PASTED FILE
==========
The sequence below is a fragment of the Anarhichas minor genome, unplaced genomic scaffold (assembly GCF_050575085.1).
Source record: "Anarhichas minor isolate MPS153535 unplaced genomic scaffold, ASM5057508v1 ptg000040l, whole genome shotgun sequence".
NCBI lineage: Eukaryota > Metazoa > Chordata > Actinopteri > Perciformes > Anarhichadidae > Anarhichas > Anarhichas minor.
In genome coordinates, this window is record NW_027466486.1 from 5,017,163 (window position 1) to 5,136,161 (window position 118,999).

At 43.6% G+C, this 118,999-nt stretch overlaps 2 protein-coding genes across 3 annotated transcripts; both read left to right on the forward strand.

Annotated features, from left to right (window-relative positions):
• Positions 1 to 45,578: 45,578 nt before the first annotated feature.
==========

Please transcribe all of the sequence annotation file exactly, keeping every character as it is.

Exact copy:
The sequence below is a fragment of the Anarhichas minor genome, unplaced genomic scaffold (assembly GCF_050575085.1).
Source record: "Anarhichas minor isolate MPS153535 unplaced genomic scaffold, ASM5057508v1 ptg000040l, whole genome shotgun sequence".
NCBI lineage: Eukaryota > Metazoa > Chordata > Actinopteri > Perciformes > Anarhichadidae > Anarhichas > Anarhichas minor.
In genome coordinates, this window is record NW_027466486.1 from 5,017,163 (window position 1) to 5,136,161 (window position 118,999).

At 43.6% G+C, this 118,999-nt stretch overlaps 2 protein-coding genes across 3 annotated transcripts; both read left to right on the forward strand.

Annotated features, from left to right (window-relative positions):
• Positions 1 to 45,578: 45,578 nt before the first annotated feature.